History and the Junior Cycle

Posted in Teaching on April 2nd, 2019 by steve

Ireland“Sir, – I would like to address some points made by Gary Granville in his opinion piece on ‘Should history be compulsory for Junior Cert students?’ (March 26th). Mr Granville has missed the point of the current debate on the availability of history at Junior Cycle. The conflict is not one that can simply be reduced to ‘in favour of or opposed to the subject’ …” (more)

[Deirdre Mac Mathúna, Irish Times, 2 April]

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Oh, Good God Gary

Posted in Teaching on March 31st, 2019 by steve

IrelandThe Irish Times published an article in on Tuesday 26th March which gave space to Mary O’Rourke and Dr Gary Granville to present their view on whether history should be a compulsory subject. Dr Gary Granville is professor emeritus at the National College of Art and Design. He was formerly assistant chief executive in the NCCA …” (more)

[Peter Lydon, 31 March]

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The Gentle Revolution: 50 years on from UCD’s radical protests

Posted in Research on March 12th, 2019 by steve

Ireland“‘I was very much a middle class boy from Stillorgan’, Basil Miller tells me, his voice crackling down the phone. ‘I went to UCD to study economics and politics, and that is what I was doing, in 1969, when all this stuff started to kick off.’ 27th February 2019 marked the 50th anniversary of the student-led occupation of the administration offices at UCD Earlsfort Terrace …” (more)

[Brían Donnelly, University Observer, 11 March]

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Junior Cycle Reform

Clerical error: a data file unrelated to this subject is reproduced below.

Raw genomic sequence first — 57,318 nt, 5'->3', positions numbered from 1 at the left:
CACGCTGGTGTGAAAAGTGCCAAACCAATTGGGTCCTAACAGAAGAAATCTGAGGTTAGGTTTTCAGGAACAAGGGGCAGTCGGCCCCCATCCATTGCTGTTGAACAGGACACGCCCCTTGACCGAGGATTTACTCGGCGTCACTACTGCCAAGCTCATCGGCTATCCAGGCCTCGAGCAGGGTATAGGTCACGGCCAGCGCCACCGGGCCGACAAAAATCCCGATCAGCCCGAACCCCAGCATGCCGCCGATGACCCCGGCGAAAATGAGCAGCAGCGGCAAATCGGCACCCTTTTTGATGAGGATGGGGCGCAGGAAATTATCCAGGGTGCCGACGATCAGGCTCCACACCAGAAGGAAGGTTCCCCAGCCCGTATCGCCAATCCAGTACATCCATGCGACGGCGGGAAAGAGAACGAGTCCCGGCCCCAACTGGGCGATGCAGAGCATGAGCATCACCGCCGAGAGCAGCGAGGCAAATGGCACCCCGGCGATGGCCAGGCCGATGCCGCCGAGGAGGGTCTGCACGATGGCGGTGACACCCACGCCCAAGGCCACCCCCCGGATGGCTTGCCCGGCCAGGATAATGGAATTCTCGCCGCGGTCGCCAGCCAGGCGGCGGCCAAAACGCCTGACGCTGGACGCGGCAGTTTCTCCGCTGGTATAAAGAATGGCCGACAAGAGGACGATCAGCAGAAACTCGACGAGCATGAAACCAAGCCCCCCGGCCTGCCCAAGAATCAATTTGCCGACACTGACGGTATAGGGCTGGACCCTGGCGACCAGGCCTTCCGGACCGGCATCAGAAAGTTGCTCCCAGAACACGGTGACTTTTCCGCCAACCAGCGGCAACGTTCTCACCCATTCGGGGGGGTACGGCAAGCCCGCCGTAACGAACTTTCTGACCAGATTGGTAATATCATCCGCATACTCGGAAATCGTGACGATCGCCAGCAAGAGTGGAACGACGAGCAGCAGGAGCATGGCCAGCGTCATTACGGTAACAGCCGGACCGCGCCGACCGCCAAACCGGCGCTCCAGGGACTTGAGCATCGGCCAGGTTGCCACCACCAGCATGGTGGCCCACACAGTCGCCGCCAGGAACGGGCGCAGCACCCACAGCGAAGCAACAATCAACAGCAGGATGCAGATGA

Posted in Teaching on March 2nd, 2019 by steve

IrelandJan O’Sullivan (Limerick City, Labour): To ask the Minister for Education and Skills if he will include other subjects such as geography in the context of the review being carried out on the decision to remove history as a core subject in the junior cycle; and if he will make a statement on the matter …” (more)

[Dáil written answers, 28 February]

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Radical days at UCD – the Gentle Revolution 50 years on

Posted in Life on February 28th, 2019 by steve

Ireland“Whenever I walk or drive past that tall building in Ballsbridge, I see him staring right at me. This is despite the fact that he exists only in my imagination and mind’s eye. The individual in question happens to be my younger self, an arts student at University College Dublin in days gone by, and he is walking up and down on his own, carrying a placard …” (more)

[Deaglán de Bréadún, Irish Times, 25 February]

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Education Minister signals he’s open to history being core Junior Cert subject

Posted in Teaching on January 22nd, 2019 by steve

Ireland“Education minister Joe McHugh has signalled he’s open to history being made a core subject for Junior Cert students telling the Dáil that it’s ‘vital’ young people learn from the past. He said it’s important that the historic contexts of Brexit and events being marked in Centenary Commemorations are understood …” (more)

[Cormac McQuinn, Independent, 22 January]

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The teaching of history

Posted in Teaching on December 22nd, 2018 by steve